Ed Whelan takes down E.J. Dionne’s claim that Elena Kagan’s decision, as dean of Harvard law school in 2004, to bar military recruiters from access to the law school’s jobs office was “simultaneously careful and principled” — just “what makes for thoughtful judging.” Among other points, Ed notes that the kind of “careful and principled” approach Kagan took in this matter was deemed by a unanimous Supreme Court (in Rumsfeld v. FAIR) to violate federal law (the Solomon Amendment).
Dionne also claims that “the surface similarities between [John] Roberts and Kagan are breathtaking.” Well, let’s see. Roberts had experience as a federal appeals court judge; Kagan has none. Roberts had been arguing cases (39 of them) before the Supreme Court for years. Kagan started arguing cases before the Supreme Court less than a year ago, and now has argued six. Kagan spent years in academia. Roberts was never an academic.
There is this similarity, though — as nominees, both aroused suspicion on the part of the nominating president’s base that they are not ideologically reliable. Readers may recall that Ann Coulter, among others, expressed serious concern about a perceived lack of evidence that Roberts was sufficiently conservative. These doubts, never well-founded, were dispelled when memos he had written as a Special Assistant in the Justice Department came to light. Nothing in Roberts’ work as Chief Justice has caused them to reappear.
There is also no good reason to doubt that Kagan is a hard-core liberal (whether she’s radical enough for some on the far left is another matter — she may not be out there with Goodwin Liu). Kagan was raised in a left-wing household. At Princeton, she wrote her thesis about the American Socialist movement during the first third of the 20th century, lamenting (if I understand correctly) its failure to make major inroads.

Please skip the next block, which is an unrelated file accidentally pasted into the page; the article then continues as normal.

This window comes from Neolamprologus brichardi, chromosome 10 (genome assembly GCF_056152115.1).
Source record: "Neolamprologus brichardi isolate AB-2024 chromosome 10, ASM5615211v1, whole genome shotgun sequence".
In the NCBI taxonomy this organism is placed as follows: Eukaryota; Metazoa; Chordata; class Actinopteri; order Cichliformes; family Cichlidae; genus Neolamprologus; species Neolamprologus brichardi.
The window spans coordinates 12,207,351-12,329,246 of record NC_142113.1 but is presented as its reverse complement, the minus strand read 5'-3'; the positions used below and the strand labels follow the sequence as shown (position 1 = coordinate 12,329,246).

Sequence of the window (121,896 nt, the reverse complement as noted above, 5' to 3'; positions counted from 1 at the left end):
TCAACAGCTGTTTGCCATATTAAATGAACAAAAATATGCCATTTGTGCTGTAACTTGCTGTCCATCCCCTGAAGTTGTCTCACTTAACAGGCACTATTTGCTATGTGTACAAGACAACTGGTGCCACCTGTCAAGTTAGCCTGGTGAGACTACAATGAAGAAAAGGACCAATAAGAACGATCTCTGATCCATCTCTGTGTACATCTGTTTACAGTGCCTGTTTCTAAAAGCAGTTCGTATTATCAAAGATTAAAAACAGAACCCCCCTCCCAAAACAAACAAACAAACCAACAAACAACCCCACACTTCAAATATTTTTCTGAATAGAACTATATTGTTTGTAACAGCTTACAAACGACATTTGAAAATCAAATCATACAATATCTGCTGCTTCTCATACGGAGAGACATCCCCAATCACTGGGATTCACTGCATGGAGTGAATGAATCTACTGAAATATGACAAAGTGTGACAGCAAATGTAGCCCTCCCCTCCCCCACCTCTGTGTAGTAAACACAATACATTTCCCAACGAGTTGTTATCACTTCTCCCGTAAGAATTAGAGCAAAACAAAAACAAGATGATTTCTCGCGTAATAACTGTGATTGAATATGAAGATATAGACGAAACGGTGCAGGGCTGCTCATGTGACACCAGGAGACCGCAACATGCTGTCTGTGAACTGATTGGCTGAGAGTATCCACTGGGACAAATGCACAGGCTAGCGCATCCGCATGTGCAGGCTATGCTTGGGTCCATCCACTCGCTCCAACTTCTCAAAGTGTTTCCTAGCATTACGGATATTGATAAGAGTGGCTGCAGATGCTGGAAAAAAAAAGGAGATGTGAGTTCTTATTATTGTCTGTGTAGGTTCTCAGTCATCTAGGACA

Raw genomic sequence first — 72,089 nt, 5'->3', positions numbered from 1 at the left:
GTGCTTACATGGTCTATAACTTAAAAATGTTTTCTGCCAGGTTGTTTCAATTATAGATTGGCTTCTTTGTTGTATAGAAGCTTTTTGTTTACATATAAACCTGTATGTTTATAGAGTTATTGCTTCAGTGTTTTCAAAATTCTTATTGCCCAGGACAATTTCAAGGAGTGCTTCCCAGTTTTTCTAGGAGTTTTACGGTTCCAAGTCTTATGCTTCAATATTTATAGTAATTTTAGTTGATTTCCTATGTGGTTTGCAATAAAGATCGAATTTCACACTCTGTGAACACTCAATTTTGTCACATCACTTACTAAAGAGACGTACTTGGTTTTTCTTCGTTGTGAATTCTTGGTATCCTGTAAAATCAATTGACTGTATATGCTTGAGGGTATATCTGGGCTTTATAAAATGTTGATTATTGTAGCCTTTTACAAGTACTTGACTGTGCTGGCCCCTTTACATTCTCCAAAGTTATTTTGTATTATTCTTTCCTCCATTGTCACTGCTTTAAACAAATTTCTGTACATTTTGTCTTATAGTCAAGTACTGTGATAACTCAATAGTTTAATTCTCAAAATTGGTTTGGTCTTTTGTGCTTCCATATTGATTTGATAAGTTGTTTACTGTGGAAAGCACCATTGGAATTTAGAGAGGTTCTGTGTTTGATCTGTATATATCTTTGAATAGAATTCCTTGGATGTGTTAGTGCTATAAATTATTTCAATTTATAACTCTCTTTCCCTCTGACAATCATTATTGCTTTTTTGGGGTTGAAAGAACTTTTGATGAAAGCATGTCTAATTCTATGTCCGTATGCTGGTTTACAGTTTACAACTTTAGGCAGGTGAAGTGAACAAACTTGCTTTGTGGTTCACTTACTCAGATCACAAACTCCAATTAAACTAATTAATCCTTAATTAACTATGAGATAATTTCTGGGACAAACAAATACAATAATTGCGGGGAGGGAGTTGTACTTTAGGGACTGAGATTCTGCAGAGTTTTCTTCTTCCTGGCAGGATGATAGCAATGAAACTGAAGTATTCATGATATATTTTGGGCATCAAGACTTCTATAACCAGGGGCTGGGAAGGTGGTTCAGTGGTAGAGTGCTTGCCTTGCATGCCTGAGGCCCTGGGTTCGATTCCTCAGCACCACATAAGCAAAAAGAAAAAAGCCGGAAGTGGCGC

Kagan clerked for a knee-jerk liberal Justice — Thurgood Marshall — whom she appears to have idolized. Previously, she clerked for the deeply liberal appeals court judge Abner Mikva. A memo has already come to light from Kagan’s days as a Supreme Court clerk that showed her to be a dedicated liberal on the issue of Second Amendment rights. There almost certainly are more where that came from.
In the past two decades, Kagan has served in two Democratic administrations (similarly, Roberts had served in two Republican ones). She is a reliable contributor to Democratic campaigns and was a heavy contributor to Obama’s.
Is it possible that, in the confines of Cambridge, Massachusetts, Kagan secretly has been reinventing herself as a moderate or conservative during the past decade? Theoretically, yes; as a practical matter, not really. It’s certainly not what she told the Federalist Society when she said, in a friendly way, “you are not my people.”
Fears about Kagan stem from the view that she’s a “stealth” nominee (which is true in the sense that she hasn’t produced many public writings) and that such nominees cannot be counted on. The latter proposition owes its currency almost entirely to Justice Souter. In reality, Republican presidents don’t get the kind of judges they think they’ve nominated less because the nominees are stealthy and more because the nominees change (they “grow in office”). This was the case, in my view, with Justices Stevens, Blackmun, O’Connor, and Kennedy (note that all but O’Connor were veteran federal appeals court judges and thus were not stealth nominees at all).
Souter also grew in office, but very rapidly. For a short time, he was a centrist; then he became a liberal.
To be sure, Souter wasn’t even supposed to be a centrist. But keep in mind that he was far more mysterious than Roberts and Kagan. The latter two have long been connected to the upper echelon of the legal establishment and, as noted, both served in two different presidential administrations. Souter was a local prosecutor in New Hampshire, a state court judge, and (briefly) a federal appeals court judge. Unlike Roberts and Kagan, hardly anyone knew who Souter was when President George H.W. Bush nominated him to the Supreme Court.
It is easy to see how the Bush I administration could have gotten Souter wrong. We know that Bush II didn’t get Roberts wrong, and it’s difficult to believe that Obama has Kagan wrong either.
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